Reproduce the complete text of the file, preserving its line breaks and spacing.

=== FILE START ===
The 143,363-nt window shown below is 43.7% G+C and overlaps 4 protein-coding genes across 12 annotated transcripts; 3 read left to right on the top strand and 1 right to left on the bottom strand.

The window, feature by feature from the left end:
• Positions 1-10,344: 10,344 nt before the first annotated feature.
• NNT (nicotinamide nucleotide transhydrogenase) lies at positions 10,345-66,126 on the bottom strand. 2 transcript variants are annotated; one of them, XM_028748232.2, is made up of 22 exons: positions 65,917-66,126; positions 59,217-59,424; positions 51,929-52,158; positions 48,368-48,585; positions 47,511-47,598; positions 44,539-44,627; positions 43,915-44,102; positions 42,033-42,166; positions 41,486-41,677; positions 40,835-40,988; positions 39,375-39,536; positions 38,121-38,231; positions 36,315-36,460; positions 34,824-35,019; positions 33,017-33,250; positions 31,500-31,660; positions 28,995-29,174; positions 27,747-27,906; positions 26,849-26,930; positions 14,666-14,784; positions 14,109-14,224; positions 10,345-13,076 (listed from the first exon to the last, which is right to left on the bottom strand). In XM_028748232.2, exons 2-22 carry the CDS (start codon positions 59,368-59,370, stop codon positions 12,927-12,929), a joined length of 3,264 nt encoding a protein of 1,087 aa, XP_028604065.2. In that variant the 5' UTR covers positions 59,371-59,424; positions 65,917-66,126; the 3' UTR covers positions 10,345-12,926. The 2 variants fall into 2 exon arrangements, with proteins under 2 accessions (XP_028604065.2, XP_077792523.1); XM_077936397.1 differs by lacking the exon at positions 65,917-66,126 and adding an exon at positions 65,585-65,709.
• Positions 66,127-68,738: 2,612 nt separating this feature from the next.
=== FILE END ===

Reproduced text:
The 143,363-nt window shown below is 43.7% G+C and overlaps 4 protein-coding genes across 12 annotated transcripts; 3 read left to right on the top strand and 1 right to left on the bottom strand.

The window, feature by feature from the left end:
• Positions 1-10,344: 10,344 nt before the first annotated feature.
• NNT (nicotinamide nucleotide transhydrogenase) lies at positions 10,345-66,126 on the bottom strand. 2 transcript variants are annotated; one of them, XM_028748232.2, is made up of 22 exons: positions 65,917-66,126; positions 59,217-59,424; positions 51,929-52,158; positions 48,368-48,585; positions 47,511-47,598; positions 44,539-44,627; positions 43,915-44,102; positions 42,033-42,166; positions 41,486-41,677; positions 40,835-40,988; positions 39,375-39,536; positions 38,121-38,231; positions 36,315-36,460; positions 34,824-35,019; positions 33,017-33,250; positions 31,500-31,660; positions 28,995-29,174; positions 27,747-27,906; positions 26,849-26,930; positions 14,666-14,784; positions 14,109-14,224; positions 10,345-13,076 (listed from the first exon to the last, which is right to left on the bottom strand). In XM_028748232.2, exons 2-22 carry the CDS (start codon positions 59,368-59,370, stop codon positions 12,927-12,929), a joined length of 3,264 nt encoding a protein of 1,087 aa, XP_028604065.2. In that variant the 5' UTR covers positions 59,371-59,424; positions 65,917-66,126; the 3' UTR covers positions 10,345-12,926. The 2 variants fall into 2 exon arrangements, with proteins under 2 accessions (XP_028604065.2, XP_077792523.1); XM_077936397.1 differs by lacking the exon at positions 65,917-66,126 and adding an exon at positions 65,585-65,709.
• Positions 66,127-68,738: 2,612 nt separating this feature from the next.